|Schematic diagram of the human eye.|
The aqueous humor is a transparent, gelatinous fluid similar to plasma, but containing low protein concentrations. It is secreted from the ciliary epithelium, a structure supporting the lens. It is located in the anterior and posterior chambers of the eye, the space between the lens and the cornea. It is not to be confused with vitreous humour, which is contained within the larger cavity of the eye behind the lens.
- Maintains the intraocular pressure and inflates the globe of the eye.
- Provides nutrition (e.g. amino acids and glucose) for the avascular ocular tissues; posterior cornea, trabecular meshwork, lens, and anterior vitreous.
- May serve to transport ascorbate in the anterior segment to act as an anti-oxidant agent.
- Presence of immunoglobulins indicate a role in immune response to defend against pathogens.
- Provides inflation for expansion of the cornea and thus increased protection against dust, wind, pollen grains and some pathogens.
- for refractive index.
- Amino acids: transported by ciliary muscles.
- 98% water
- Ascorbic acid
Production and drainage
Aqueous humor is secreted into the posterior chamber by the ciliary body, specifically the non-pigmented epithelium of the ciliary body (pars plicata). It flows through the narrow cleft between the front of the lens and the back of the iris, to escape through the pupil into the anterior chamber, and then to drain out of the eye via the trabecular meshwork. From here, it drains into Schlemm's canal by one of two ways: directly, via aqueous vein to the episcleral vein, or indirectly, through collector channels to the episcleral vein by intrascleral plexus and eventually into the veins of the orbit. 5 alpha-dihydrocortisol, an enzyme inhibited by 5-alpha reductase inhibitors, may be involved in production of aqueous humor.
Aqueous humor is continually produced by the ciliary processes and this rate of production must be balanced by an equal rate of aqueous humor drainage. Small variations in the production or outflow of aqueous humour will have a large influence on the intraocular pressure.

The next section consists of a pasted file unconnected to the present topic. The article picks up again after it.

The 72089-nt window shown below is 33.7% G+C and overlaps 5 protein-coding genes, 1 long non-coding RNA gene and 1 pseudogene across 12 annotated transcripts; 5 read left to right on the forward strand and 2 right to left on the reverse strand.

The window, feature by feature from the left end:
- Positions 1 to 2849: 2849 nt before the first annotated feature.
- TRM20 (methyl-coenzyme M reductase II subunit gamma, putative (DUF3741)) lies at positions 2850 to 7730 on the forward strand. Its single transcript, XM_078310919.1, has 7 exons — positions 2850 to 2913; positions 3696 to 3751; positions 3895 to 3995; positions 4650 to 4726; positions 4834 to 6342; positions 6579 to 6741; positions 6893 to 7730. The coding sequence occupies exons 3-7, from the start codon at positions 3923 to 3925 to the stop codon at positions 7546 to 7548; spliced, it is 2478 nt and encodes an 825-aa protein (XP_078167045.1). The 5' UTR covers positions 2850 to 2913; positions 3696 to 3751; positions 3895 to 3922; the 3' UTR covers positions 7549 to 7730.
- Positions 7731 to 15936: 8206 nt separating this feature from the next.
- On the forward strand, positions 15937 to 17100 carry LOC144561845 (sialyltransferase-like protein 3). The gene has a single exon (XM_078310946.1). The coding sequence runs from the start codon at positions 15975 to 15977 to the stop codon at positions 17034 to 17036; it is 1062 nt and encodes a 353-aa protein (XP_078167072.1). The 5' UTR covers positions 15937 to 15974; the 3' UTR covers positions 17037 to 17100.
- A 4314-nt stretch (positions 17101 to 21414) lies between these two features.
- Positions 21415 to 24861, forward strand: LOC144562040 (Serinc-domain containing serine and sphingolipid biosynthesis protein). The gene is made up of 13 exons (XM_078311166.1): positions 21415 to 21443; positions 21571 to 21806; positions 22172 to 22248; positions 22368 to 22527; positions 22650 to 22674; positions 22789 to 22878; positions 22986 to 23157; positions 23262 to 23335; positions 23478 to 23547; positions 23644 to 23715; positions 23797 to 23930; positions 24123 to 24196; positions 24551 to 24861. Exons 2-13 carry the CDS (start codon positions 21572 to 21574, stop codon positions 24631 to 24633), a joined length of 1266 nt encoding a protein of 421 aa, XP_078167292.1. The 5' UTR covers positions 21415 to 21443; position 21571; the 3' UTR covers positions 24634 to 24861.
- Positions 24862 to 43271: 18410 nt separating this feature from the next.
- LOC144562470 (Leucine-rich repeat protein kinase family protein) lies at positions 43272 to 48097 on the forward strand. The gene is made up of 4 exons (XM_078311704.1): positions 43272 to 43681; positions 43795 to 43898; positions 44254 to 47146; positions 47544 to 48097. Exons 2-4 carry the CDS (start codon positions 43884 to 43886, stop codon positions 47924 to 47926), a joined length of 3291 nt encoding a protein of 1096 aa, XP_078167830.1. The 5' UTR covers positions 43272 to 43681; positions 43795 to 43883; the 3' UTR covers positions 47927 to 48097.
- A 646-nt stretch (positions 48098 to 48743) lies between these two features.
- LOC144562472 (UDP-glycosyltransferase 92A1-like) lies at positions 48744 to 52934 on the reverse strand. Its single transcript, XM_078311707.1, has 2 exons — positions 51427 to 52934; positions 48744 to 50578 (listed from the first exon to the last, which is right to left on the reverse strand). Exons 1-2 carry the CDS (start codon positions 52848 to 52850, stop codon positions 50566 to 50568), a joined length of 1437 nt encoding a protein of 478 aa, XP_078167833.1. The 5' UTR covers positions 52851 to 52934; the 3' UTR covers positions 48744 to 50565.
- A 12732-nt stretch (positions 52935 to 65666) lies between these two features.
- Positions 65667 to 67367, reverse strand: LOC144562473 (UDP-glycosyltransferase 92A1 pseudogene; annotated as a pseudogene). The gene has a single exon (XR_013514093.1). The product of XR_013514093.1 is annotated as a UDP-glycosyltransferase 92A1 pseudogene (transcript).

The drainage route for aqueous humour flow is first through the posterior chamber, then the narrow space between the posterior iris and the anterior lens (contributes to small resistance), through the pupil to enter the anterior chamber. From there, the aqueous humour exits the eye through the trabecular meshwork into Schlemm's canal (a channel at the limbus, i.e., the joining point of the cornea and sclera, which encircles the cornea) It flows through 25–30 collector canals into the episcleral veins. The greatest resistance to aqueous flow is provided by the trabecular meshwork, and this is where most of the aqueous outflow occurs. The internal wall of the canal is very delicate and allows the fluid to filter due to high pressure of the fluid within the eye. The secondary route is the uveoscleral drainage, and is independent of the intraocular pressure, the aqueous flows through here, but to a lesser extent than through the trabecular meshwork.
The fluid is normally 15 mmHg (0.6 inHg) above atmospheric pressure, so when a syringe is injected the fluid flows easily. If the fluid is leaking, due to collapse and wilting of cornea, the hardness of the normal eye is therefore corroborated.
Diseases and disorders
Glaucoma is a condition characterized by increased intraocular pressure (pressure within the eye) either through increased production or decreased outflow of aqueous humour. Increased resistance to outflow of aqueous humour may occur due to an abnormal trabecular mesh work or to obliteration of the meshwork due to injury or disease of the iris. However, increased interocular pressure is neither sufficient nor necessary for development of primary open angle glaucoma, although it is a major risk factor. Uncontrolled glaucoma typically leads to visual field loss and ultimately blindness.
- Human Physiology. An Integrate approach. 5th edition. Dee Unglaub Silverthorn
- Weinstein, B. I.; Kandalaft, N.; Ritch, R.; Camras, C. B.; Morris, D. J.; Latif, S. A.; Vecsei, P.; Vittek, J.; Gordon, G. G.; Southren, A. L. (1991). "5 alpha-dihydrocortisol in human aqueous humor and metabolism of cortisol by human lenses in vitro". Investigative ophthalmology & visual science 32 (7): 2130–2135. PMID 2055703.
- "eye, human."Encyclopædia Britannica from Encyclopædia Britannica 2006 Ultimate Reference Suite DVD 2009
- Understanding Glaucoma Medications
- Anatomy diagram: 02566.000-1 at Roche Lexicon - illustrated navigator, Elsevier